As individuals all too aware of our struggle for survival in an increasingly chaotic and complex society physically, emotionally and spiritually, we require solutions that are simple and inspired. We fall in love and procreate; we learn through education and survive through work. We produce and consume, coping with our material existence by overcoming difficulties that take a toll on our physical and psycho-emotional wellbeing. The fundamental factor which may be contributing to the withering of our civilisation is the obsession with our physical existence while neglecting the cultivation of our inner being. To do that, we need to refocus on the meaning of life. We each go through our individual journey from Spring to Winter in the natural movement of time. Living in harmony with nature has been the wisdom of Chinese civilisation. Human transformation of nature can only be made within the laws of nature, or else there will be a danger of the decay of human civilisation. As we seek our own happiness and the happiness of future generations, should we take a step out of time in order to savour the beautiful moments of existence without the incessant pursuit of rapid growth in the material world and its destruction of our natural environment? This fundamental question is posed to each of us and requires an individualised self-realisation. Chinese medicine believes in a holistic cultivation of health in body, mind and spirit. A holistically healthy and happy individual is the basic unit of a healthy society.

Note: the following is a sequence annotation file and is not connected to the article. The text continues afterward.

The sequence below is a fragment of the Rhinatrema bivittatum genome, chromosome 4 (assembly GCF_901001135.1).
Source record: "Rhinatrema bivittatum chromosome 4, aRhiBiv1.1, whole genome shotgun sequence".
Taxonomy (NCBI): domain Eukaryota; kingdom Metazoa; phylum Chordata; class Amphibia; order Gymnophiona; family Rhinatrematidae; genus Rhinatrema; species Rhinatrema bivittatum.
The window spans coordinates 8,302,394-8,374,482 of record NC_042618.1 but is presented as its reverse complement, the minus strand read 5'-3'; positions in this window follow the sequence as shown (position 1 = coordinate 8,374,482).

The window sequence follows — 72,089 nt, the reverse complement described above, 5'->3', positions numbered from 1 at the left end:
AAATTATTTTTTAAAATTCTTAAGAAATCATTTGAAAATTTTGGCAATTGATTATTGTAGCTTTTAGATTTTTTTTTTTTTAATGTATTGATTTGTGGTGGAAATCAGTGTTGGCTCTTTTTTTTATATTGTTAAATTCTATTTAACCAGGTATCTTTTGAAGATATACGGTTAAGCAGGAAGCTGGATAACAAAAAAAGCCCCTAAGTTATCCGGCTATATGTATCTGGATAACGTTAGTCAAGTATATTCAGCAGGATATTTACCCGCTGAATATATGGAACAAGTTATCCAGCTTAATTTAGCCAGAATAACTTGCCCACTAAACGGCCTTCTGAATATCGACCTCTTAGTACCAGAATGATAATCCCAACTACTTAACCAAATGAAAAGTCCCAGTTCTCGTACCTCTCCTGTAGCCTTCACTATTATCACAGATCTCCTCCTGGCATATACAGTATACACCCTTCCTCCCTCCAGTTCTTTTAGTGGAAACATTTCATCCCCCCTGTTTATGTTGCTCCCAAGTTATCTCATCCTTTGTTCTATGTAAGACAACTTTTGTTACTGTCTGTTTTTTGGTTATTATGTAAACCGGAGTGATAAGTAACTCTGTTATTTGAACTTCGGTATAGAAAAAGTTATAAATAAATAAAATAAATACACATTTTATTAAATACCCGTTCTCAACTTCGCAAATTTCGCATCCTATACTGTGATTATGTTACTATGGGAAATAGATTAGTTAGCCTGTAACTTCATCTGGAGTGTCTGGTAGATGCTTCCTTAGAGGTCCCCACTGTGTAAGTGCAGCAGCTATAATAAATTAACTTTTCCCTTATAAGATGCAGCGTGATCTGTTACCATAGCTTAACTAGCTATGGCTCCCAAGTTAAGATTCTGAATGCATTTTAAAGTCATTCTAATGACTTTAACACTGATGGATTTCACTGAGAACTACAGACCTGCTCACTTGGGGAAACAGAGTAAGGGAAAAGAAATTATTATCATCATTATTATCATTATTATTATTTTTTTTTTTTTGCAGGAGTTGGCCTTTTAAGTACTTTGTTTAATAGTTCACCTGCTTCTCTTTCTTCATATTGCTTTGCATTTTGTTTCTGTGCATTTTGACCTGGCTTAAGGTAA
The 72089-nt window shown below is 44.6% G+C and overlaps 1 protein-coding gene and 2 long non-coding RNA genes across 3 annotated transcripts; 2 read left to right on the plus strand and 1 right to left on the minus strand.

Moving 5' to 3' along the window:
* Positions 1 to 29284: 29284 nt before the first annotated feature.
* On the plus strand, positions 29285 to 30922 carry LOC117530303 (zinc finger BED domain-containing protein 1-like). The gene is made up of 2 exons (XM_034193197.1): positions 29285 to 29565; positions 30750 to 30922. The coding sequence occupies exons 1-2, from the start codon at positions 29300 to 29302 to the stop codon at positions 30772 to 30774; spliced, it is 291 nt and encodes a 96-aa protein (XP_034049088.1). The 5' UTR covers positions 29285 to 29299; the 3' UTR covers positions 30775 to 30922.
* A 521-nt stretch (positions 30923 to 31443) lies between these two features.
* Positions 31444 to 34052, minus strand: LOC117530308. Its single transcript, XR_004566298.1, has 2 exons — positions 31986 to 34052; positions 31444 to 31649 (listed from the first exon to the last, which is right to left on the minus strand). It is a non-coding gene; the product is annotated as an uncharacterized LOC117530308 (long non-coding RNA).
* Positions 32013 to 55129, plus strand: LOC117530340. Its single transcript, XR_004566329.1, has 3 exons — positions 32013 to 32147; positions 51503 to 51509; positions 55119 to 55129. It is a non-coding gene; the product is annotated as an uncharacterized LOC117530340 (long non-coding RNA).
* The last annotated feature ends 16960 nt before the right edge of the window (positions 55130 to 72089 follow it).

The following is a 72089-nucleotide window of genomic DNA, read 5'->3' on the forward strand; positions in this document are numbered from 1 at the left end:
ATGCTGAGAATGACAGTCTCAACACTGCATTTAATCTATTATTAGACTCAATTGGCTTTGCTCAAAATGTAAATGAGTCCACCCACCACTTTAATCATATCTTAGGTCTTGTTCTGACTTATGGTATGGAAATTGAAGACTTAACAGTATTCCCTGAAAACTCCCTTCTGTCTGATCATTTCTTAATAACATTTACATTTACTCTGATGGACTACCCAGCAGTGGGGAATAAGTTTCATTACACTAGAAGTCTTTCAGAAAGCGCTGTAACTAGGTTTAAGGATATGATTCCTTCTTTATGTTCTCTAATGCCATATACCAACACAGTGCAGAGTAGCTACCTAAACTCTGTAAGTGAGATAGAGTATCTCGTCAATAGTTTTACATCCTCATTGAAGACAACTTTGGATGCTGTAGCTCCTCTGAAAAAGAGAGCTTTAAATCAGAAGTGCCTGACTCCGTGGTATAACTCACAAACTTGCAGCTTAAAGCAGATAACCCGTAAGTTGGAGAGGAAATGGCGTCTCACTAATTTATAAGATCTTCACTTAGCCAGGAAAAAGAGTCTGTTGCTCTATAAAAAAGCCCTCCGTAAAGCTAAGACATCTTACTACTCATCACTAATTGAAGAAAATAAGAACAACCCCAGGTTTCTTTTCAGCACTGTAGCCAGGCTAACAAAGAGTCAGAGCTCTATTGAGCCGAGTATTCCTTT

Different civilisations in the history of humankind rise and fall in the journey of time from Spring to Summer, Autumn to Winter. Like all creatures, everything in this world endures the passage of time. While some wither and some survive, we ask for the reason behind. The Chinese say ‘Dao is the middle way’, the way of balance and harmony in the yin and yang, the nature of things. This understanding applies to socio-economics as well as the individual. Chinese medicine seeks to harmonise the yin and yang in the body, mind and spirit of a person in order to regulate illness and achieve longevity. For each one of us to survive difficult times we need to strike a balance between our materialistic desires and our psycho-emotional wellbeing. In a time of doom and gloom, it is essential for us to raise our spirits with a change of perspective from sadness to joy, from fear to hope, from despair to happiness. To do this, each of us needs to pursue a journey of self-realisation by cultivating our moral strength in the spirit of enlightenment and inspiration. We should cultivate our love for all and not just for ourselves by promoting the good elements of life. Just as a Chinese physician promotes the genuine Qi (energy) of the body to keep at bay the invasion of evil Qi (pathogens), similarly a society must encourage each individual to be positive and hopeful, contributing towards a brighter future for our children. Many parallels of such seasons have existed in the history of Chinese civilisation; but by conceiving the dynamics of yin and yang, the Chinese have managed to survive the past 5,000 years of ups and downs, and are now beginning to regenerate and reinvent themselves in their search for a renaissance.